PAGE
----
After the Industrial Revolution in England (mid-18th to mid-19th centuries), society became concerned with increasing poverty and pollution and many yearned for a return to bygone values and morals.

The Pre-Raphaelite Brotherhood, founded by the young painters William Holman Hunt, John Everett Millais and Dante Gabriel Rossetti looked to medieval inspirations, believing that the classical work of High Renaissance artist Raphael (1483-1520) had been a negative influence on art. They used imagery from the Bible, ancient myths and medieval stories, and focused on less-contrived poses, realism and societal issues. Later, when William Morris and Edward Burne-Jones joined the PRB, an abstract style also developed within the group, and this became the beginnings of Art Nouveau, a movement that influenced Japanese art and literature during the Meiji Era (1868-1912). About 100 Pre-Raphaelite works and related items are on show; till July 14.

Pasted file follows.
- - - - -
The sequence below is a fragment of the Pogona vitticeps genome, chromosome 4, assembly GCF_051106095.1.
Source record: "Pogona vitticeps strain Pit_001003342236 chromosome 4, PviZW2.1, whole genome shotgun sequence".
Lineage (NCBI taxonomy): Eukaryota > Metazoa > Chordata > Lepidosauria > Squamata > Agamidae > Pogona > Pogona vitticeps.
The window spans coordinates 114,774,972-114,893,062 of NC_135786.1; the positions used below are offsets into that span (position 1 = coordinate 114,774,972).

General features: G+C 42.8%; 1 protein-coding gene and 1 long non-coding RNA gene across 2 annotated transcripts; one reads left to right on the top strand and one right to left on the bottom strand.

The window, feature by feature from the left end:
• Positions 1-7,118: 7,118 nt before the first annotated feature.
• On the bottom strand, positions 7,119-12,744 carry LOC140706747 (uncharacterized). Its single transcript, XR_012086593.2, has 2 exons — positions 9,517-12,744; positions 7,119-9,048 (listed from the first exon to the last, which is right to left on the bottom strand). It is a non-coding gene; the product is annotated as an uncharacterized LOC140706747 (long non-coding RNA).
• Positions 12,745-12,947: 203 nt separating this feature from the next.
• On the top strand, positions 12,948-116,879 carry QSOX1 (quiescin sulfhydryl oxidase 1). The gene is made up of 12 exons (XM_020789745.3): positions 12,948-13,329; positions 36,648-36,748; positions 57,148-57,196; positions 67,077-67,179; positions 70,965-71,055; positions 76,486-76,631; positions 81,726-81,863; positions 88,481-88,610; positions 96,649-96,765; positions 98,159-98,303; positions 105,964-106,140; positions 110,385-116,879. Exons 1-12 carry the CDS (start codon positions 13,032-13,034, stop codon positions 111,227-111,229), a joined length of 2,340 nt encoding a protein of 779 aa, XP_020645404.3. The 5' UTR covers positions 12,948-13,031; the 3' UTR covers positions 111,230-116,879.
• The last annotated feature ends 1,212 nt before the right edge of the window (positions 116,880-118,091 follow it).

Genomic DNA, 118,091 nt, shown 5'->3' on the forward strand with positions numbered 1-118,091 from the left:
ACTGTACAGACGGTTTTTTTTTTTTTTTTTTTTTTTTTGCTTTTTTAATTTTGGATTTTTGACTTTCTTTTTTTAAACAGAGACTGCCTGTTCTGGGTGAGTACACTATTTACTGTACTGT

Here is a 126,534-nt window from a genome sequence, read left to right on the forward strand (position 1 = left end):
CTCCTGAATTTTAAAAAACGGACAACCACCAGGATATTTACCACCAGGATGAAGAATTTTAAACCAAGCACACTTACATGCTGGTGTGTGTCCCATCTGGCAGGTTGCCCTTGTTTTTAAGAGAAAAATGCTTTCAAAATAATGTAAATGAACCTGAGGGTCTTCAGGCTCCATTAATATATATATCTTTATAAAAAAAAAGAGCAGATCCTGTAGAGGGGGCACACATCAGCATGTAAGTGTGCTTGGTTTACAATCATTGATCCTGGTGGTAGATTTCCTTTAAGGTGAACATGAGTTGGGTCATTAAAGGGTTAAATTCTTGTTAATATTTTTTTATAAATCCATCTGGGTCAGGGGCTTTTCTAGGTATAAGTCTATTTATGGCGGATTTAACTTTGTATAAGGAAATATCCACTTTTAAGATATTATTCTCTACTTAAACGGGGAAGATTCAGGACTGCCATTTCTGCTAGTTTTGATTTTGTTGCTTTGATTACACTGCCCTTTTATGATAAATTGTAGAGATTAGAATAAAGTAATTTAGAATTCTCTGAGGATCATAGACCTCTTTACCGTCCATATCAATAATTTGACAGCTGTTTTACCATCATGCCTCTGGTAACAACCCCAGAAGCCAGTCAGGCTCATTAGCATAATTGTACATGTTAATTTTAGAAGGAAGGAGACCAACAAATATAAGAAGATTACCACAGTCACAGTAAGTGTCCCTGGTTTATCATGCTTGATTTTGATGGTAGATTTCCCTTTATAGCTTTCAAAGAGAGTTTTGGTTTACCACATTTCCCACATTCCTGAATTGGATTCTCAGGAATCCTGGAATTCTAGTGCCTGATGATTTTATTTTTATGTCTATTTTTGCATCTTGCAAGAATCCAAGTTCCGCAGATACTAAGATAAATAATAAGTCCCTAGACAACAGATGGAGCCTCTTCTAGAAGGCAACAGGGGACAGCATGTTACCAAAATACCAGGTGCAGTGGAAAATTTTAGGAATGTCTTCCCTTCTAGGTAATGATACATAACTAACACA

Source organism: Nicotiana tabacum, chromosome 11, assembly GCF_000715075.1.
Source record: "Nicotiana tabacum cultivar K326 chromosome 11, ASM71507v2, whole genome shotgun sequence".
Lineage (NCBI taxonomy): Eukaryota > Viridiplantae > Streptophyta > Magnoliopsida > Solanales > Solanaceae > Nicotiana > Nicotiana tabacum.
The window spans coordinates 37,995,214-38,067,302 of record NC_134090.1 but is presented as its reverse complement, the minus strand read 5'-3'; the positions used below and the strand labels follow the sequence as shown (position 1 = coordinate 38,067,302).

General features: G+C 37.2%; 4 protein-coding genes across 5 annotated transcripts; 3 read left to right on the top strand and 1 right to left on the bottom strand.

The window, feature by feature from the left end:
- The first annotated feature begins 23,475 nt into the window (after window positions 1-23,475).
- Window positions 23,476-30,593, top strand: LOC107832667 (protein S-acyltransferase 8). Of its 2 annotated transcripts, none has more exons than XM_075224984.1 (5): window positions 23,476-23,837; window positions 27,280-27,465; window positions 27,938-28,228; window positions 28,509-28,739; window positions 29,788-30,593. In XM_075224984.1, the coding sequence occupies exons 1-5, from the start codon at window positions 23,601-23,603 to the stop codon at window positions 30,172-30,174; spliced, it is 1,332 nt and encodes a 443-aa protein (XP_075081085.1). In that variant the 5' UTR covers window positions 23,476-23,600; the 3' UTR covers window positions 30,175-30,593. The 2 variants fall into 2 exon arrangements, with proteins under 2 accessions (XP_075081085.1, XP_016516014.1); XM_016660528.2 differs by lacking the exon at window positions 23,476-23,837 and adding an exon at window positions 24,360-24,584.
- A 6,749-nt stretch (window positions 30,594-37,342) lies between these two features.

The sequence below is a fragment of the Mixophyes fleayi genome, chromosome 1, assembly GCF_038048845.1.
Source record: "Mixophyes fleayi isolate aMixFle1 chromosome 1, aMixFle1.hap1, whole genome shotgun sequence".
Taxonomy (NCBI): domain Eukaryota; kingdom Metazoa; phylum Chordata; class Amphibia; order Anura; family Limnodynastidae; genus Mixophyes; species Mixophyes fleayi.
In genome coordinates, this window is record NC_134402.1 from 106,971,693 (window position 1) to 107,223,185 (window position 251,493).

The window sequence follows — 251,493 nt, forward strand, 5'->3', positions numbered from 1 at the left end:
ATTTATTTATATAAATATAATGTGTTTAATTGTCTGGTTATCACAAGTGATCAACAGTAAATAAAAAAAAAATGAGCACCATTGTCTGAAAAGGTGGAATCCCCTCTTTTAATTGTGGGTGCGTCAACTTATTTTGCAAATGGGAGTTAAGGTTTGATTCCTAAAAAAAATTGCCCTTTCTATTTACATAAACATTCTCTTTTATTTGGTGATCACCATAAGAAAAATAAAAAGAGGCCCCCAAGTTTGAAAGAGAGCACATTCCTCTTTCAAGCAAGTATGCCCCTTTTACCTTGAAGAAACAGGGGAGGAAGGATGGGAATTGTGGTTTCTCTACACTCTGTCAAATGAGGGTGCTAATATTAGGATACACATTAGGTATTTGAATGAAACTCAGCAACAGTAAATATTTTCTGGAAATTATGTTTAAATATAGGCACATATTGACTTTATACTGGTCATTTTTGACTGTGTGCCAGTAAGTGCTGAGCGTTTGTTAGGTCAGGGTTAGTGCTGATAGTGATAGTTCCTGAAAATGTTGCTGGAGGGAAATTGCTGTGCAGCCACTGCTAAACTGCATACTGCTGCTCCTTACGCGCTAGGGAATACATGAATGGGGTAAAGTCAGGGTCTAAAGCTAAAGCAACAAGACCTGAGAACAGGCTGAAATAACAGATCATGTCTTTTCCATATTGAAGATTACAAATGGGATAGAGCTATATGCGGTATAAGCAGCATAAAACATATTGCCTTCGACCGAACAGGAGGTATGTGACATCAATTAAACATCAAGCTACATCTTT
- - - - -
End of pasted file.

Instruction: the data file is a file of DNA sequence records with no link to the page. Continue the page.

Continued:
Meguro Museum of Art, Tokyo, (03) 3714-1201, 2-4-36 Meguro, Meguro-ku, 10-min. walk from Meguro Station, JR Yamanote Line. 10 a.m.-5 p.m. ¥900. Closed Mon. www.mmat.jp.

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